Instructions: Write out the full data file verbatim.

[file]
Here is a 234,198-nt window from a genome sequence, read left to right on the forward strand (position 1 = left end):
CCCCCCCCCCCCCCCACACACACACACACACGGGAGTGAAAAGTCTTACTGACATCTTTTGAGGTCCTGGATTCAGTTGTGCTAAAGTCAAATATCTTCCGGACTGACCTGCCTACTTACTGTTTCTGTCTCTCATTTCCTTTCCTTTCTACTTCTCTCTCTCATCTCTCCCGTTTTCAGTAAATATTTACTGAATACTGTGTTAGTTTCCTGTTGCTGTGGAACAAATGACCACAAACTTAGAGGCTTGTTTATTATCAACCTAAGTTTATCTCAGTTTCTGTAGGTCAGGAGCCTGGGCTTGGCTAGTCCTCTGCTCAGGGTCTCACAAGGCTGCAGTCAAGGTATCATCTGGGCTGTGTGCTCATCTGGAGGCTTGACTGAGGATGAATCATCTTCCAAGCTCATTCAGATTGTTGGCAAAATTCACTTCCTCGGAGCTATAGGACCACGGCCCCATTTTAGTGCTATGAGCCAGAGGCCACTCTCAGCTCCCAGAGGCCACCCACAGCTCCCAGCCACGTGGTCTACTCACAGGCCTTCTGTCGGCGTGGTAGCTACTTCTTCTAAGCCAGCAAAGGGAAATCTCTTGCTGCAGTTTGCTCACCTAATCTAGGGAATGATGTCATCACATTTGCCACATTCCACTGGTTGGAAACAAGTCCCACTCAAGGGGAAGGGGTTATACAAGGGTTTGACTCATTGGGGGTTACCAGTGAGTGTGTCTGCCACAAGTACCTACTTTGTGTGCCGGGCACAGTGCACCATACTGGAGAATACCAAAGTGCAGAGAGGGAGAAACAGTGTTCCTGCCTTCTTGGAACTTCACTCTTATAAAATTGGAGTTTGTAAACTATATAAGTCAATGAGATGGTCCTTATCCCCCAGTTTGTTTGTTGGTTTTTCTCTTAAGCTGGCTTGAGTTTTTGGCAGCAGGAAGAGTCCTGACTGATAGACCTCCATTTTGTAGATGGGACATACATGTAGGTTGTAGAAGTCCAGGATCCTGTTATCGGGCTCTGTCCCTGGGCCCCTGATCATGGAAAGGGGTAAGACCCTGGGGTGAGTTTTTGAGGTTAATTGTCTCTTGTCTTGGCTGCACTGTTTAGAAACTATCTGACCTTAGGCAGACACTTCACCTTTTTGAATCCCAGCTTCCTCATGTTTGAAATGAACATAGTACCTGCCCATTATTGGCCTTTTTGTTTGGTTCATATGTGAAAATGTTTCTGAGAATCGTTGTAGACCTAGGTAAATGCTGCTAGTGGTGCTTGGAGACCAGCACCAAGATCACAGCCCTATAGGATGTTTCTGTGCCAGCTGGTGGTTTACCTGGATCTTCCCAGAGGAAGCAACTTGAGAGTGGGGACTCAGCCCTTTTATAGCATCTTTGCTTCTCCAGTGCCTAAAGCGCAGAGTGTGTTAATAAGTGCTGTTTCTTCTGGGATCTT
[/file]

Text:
Here is a 234,198-nt window from a genome sequence, read left to right on the forward strand (position 1 = left end):
CCCCCCCCCCCCCCCACACACACACACACACGGGAGTGAAAAGTCTTACTGACATCTTTTGAGGTCCTGGATTCAGTTGTGCTAAAGTCAAATATCTTCCGGACTGACCTGCCTACTTACTGTTTCTGTCTCTCATTTCCTTTCCTTTCTACTTCTCTCTCTCATCTCTCCCGTTTTCAGTAAATATTTACTGAATACTGTGTTAGTTTCCTGTTGCTGTGGAACAAATGACCACAAACTTAGAGGCTTGTTTATTATCAACCTAAGTTTATCTCAGTTTCTGTAGGTCAGGAGCCTGGGCTTGGCTAGTCCTCTGCTCAGGGTCTCACAAGGCTGCAGTCAAGGTATCATCTGGGCTGTGTGCTCATCTGGAGGCTTGACTGAGGATGAATCATCTTCCAAGCTCATTCAGATTGTTGGCAAAATTCACTTCCTCGGAGCTATAGGACCACGGCCCCATTTTAGTGCTATGAGCCAGAGGCCACTCTCAGCTCCCAGAGGCCACCCACAGCTCCCAGCCACGTGGTCTACTCACAGGCCTTCTGTCGGCGTGGTAGCTACTTCTTCTAAGCCAGCAAAGGGAAATCTCTTGCTGCAGTTTGCTCACCTAATCTAGGGAATGATGTCATCACATTTGCCACATTCCACTGGTTGGAAACAAGTCCCACTCAAGGGGAAGGGGTTATACAAGGGTTTGACTCATTGGGGGTTACCAGTGAGTGTGTCTGCCACAAGTACCTACTTTGTGTGCCGGGCACAGTGCACCATACTGGAGAATACCAAAGTGCAGAGAGGGAGAAACAGTGTTCCTGCCTTCTTGGAACTTCACTCTTATAAAATTGGAGTTTGTAAACTATATAAGTCAATGAGATGGTCCTTATCCCCCAGTTTGTTTGTTGGTTTTTCTCTTAAGCTGGCTTGAGTTTTTGGCAGCAGGAAGAGTCCTGACTGATAGACCTCCATTTTGTAGATGGGACATACATGTAGGTTGTAGAAGTCCAGGATCCTGTTATCGGGCTCTGTCCCTGGGCCCCTGATCATGGAAAGGGGTAAGACCCTGGGGTGAGTTTTTGAGGTTAATTGTCTCTTGTCTTGGCTGCACTGTTTAGAAACTATCTGACCTTAGGCAGACACTTCACCTTTTTGAATCCCAGCTTCCTCATGTTTGAAATGAACATAGTACCTGCCCATTATTGGCCTTTTTGTTTGGTTCATATGTGAAAATGTTTCTGAGAATCGTTGTAGACCTAGGTAAATGCTGCTAGTGGTGCTTGGAGACCAGCACCAAGATCACAGCCCTATAGGATGTTTCTGTGCCAGCTGGTGGTTTACCTGGATCTTCCCAGAGGAAGCAACTTGAGAGTGGGGACTCAGCCCTTTTATAGCATCTTTGCTTCTCCAGTGCCTAAAGCGCAGAGTGTGTTAATAAGTGCTGTTTCTTCTGGGATCTT